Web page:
We wished that last play never happened. Because part of the collateral damage of the missed call/correct call/whatever you decide is that we're not talking enough about the game Cam Newton played on a huge stage.
It was a Super Bowl type of a game. It felt important. It played out with drama and force. The teams jawed at each other. We'd be lucky to get this caliber of game and setting in New Jersey this February.
And part of the reason the Carolina Panthers' victory over the New England Patriots was so great was that Cam Newton showed a side of himself that the country might not have noticed prior to Monday night.
He can be great. MVP-caliber great. Yes, he's fully in the discussion now.
However cute you want to get with the award discussion this season, we know this much: It's going to a quarterback. With apologies to Calvin Johnson, LeSean McCoy, Jamaal Charles or any other non-QB you want to offer, it's just not happening. There has been no transcendent J.J. Watt-like or Adrian Peterson-esque season out of a single player in 2013, and if it hasn't happened yet at another position, it's not happening at all. Fair or not, the non-quarterbacks have to go above and beyond to achieve MVP mention.
But in the case of Newton, he's hitting the point where he can steal the award from Peyton Manning or Drew Brees. He really can. Stacking statistics won't win Newton the hardware, so we must go beyond.
For instance, from Monday's box score, we see this:
3-7-CAR 37 (7:52) (Shotgun) C.Newton scrambles left end to NE 49 for 14 yards (D.Hightower). NE-K.Arrington was injured during the play.
But our eyes tell is that 14 yards never looked so good, nor felt so MVP-ish:
That play from Newton came at a time when the Patriots had rallied with a dominating, eight-play, 80-yard drive — the kind two-time MVP Tom Brady has minted a career on. But Newton answered there, just as he did later, one-upping Brady and the Patriots. New England went down for a field goal to make it 20-17, Patriots, as Brady misfired on 3rd-and-1 deep in the Panthers' red zone. Newton took the ball with 6:26 left, drained the clock down with a surgical, 13-play, 83-yard drive, and hit the game-winning TD throw to Ted Ginn, making the proper read when his primary option (Brandon LaFell) was covered.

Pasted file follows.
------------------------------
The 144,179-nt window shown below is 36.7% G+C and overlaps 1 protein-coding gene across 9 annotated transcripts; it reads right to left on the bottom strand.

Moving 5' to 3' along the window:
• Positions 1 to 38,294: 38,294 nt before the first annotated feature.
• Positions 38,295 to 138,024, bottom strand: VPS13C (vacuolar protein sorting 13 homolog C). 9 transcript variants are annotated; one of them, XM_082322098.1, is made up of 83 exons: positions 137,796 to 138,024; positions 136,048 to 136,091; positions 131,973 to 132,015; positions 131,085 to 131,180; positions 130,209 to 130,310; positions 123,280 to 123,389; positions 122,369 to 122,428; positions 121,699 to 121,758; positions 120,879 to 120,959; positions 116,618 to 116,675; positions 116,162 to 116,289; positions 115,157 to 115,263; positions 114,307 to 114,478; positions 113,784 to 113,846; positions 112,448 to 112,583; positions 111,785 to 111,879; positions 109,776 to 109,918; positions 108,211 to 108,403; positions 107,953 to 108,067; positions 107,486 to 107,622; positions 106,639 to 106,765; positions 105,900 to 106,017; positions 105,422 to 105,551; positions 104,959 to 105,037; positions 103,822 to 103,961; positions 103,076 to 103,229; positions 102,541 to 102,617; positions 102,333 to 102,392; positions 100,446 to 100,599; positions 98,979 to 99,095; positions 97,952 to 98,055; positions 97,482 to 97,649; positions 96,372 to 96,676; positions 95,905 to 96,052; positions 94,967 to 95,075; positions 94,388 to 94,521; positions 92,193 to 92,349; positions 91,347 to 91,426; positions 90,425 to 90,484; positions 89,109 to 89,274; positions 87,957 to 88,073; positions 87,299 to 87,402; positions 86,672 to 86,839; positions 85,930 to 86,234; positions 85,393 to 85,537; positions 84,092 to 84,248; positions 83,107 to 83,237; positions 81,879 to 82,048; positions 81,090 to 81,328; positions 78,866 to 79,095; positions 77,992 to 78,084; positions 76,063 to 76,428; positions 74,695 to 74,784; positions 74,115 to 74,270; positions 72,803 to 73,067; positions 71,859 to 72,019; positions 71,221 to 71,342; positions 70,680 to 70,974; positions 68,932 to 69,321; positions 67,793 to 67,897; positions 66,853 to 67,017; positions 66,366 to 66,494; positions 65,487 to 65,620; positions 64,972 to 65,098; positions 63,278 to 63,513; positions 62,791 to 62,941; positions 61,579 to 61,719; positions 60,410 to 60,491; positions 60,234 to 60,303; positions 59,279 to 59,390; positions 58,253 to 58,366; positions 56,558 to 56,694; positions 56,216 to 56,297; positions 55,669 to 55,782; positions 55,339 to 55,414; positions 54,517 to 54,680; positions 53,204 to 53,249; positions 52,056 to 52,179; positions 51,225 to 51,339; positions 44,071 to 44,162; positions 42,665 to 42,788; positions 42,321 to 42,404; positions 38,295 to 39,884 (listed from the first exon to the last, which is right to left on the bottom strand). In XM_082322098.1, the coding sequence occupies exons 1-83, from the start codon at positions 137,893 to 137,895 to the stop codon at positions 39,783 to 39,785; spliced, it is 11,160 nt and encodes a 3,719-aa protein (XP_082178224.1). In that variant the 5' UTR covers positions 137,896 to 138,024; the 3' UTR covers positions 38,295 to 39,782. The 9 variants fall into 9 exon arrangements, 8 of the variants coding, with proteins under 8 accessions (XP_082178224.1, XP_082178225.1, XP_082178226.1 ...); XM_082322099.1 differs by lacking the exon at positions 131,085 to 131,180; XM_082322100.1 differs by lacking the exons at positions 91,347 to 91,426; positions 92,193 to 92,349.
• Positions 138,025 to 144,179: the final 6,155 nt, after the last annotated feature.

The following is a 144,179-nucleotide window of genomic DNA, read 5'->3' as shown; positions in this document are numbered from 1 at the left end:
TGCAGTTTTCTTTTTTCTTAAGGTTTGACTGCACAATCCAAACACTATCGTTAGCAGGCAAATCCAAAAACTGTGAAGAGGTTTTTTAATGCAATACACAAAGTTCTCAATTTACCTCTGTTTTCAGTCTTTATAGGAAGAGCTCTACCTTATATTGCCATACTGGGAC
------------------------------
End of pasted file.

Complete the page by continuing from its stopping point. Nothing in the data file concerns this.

That's heady, back-breaking stuff. No controversy there. If there's something more demoralizing to a defense than a quarterback who can scramble around and evade the rush, turning a sack into a first down, I'd like to hear your suggestions. And likewise, it's the kind of spine-tingler that fans and media members can rally around, burned into their collective minds when voting time comes.
The stage is set for Newton to win this thing. If the Kansas City Chiefs can't beat the Denver Broncos in two weeks, we might see Manning — addled by a tender ankle — take a seat for most of what could be a meaningless Week 17 game at Oakland. Meanwhile, Newton and the Panthers are in perfect stalking mode of the New Orleans Saints, with two suddenly thrilling matchups left head to head between them, including in Carolina in Week 16 — a game that could be flexed to primetime over the scheduled game between the Patriots and Baltimore Ravens (how about that?).
Cam then would play in Atlanta, his hometown, against the down-and-out Falcons for a chance to slay his demons there (0-2 record at the Georgia Dome coming in) and steal the league's MVP award.
We're talking about this season, yes, but when you are talking MVP, people must look at a player and convinced they are great. Not great today but great for the foreseeable future, and as great as Newton always thought he was. Newton wasn't a legit candidate until a few weeks ago mainly because (a) the Panthers largely had stunk for most of his tenure and (b) many were not convinced he was a terribly likeable guy. That stuff matters, fair or not. But with every clutch performance, he's chipping away at the preconceived notions and racking up statistics we've never seen before. Such as:
Cam Newton is the 1st player in NFL history with 10,000 pass yds and 1,000 rush yds in first 3 seasons. #Superman
— NFL on ESPN (@ESPNNFL) November 19, 2013
Those things matter, even if that's a three-year achievement, not just a 2013 thing. We now have to accept the fact that he has skills that few, if any, possess in this league. That allows him to enter the great pantheon. Now he just has to keep winning. We'll look past some of the numbers if they don't quite stack up to those of Manning or Brees if Newton can convince people that he's the X-factor. One or two more performances like Monday night, and it won't be stunning.
It's all laid out for Newton. Superman can swoop in and be the hero in the end.
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